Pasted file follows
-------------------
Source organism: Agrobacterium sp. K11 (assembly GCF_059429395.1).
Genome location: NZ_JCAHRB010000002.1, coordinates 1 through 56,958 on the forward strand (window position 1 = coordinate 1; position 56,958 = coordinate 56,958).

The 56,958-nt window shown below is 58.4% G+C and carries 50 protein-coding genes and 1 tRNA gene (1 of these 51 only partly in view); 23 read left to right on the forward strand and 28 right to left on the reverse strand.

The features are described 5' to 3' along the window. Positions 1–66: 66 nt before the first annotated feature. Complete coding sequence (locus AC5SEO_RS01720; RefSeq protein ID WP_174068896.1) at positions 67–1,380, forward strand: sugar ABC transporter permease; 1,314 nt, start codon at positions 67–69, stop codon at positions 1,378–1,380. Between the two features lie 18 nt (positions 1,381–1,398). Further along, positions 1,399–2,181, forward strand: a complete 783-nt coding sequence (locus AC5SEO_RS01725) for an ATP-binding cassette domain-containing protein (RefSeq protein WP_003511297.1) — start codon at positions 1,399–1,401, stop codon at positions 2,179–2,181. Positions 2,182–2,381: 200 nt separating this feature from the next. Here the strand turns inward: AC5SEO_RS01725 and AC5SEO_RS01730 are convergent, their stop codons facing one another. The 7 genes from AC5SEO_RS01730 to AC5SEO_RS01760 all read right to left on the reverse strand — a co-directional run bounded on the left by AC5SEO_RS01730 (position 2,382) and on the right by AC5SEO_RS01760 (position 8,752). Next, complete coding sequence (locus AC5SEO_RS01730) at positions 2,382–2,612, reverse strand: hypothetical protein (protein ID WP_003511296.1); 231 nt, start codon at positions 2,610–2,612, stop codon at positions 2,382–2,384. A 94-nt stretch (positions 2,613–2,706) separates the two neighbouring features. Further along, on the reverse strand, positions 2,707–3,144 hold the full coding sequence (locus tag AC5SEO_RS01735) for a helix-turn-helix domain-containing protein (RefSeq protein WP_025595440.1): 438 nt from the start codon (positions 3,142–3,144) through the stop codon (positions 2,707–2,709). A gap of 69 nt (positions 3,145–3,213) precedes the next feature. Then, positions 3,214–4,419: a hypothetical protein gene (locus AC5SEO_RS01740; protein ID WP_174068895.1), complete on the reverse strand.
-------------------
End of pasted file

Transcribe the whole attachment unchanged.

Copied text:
Source organism: Agrobacterium sp. K11 (assembly GCF_059429395.1).
Genome location: NZ_JCAHRB010000002.1, coordinates 1 through 56,958 on the forward strand (window position 1 = coordinate 1; position 56,958 = coordinate 56,958).

The 56,958-nt window shown below is 58.4% G+C and carries 50 protein-coding genes and 1 tRNA gene (1 of these 51 only partly in view); 23 read left to right on the forward strand and 28 right to left on the reverse strand.

The features are described 5' to 3' along the window. Positions 1–66: 66 nt before the first annotated feature. Complete coding sequence (locus AC5SEO_RS01720; RefSeq protein ID WP_174068896.1) at positions 67–1,380, forward strand: sugar ABC transporter permease; 1,314 nt, start codon at positions 67–69, stop codon at positions 1,378–1,380. Between the two features lie 18 nt (positions 1,381–1,398). Further along, positions 1,399–2,181, forward strand: a complete 783-nt coding sequence (locus AC5SEO_RS01725) for an ATP-binding cassette domain-containing protein (RefSeq protein WP_003511297.1) — start codon at positions 1,399–1,401, stop codon at positions 2,179–2,181. Positions 2,182–2,381: 200 nt separating this feature from the next. Here the strand turns inward: AC5SEO_RS01725 and AC5SEO_RS01730 are convergent, their stop codons facing one another. The 7 genes from AC5SEO_RS01730 to AC5SEO_RS01760 all read right to left on the reverse strand — a co-directional run bounded on the left by AC5SEO_RS01730 (position 2,382) and on the right by AC5SEO_RS01760 (position 8,752). Next, complete coding sequence (locus AC5SEO_RS01730) at positions 2,382–2,612, reverse strand: hypothetical protein (protein ID WP_003511296.1); 231 nt, start codon at positions 2,610–2,612, stop codon at positions 2,382–2,384. A 94-nt stretch (positions 2,613–2,706) separates the two neighbouring features. Further along, on the reverse strand, positions 2,707–3,144 hold the full coding sequence (locus tag AC5SEO_RS01735) for a helix-turn-helix domain-containing protein (RefSeq protein WP_025595440.1): 438 nt from the start codon (positions 3,142–3,144) through the stop codon (positions 2,707–2,709). A gap of 69 nt (positions 3,145–3,213) precedes the next feature. Then, positions 3,214–4,419: a hypothetical protein gene (locus AC5SEO_RS01740; protein ID WP_174068895.1), complete on the reverse strand.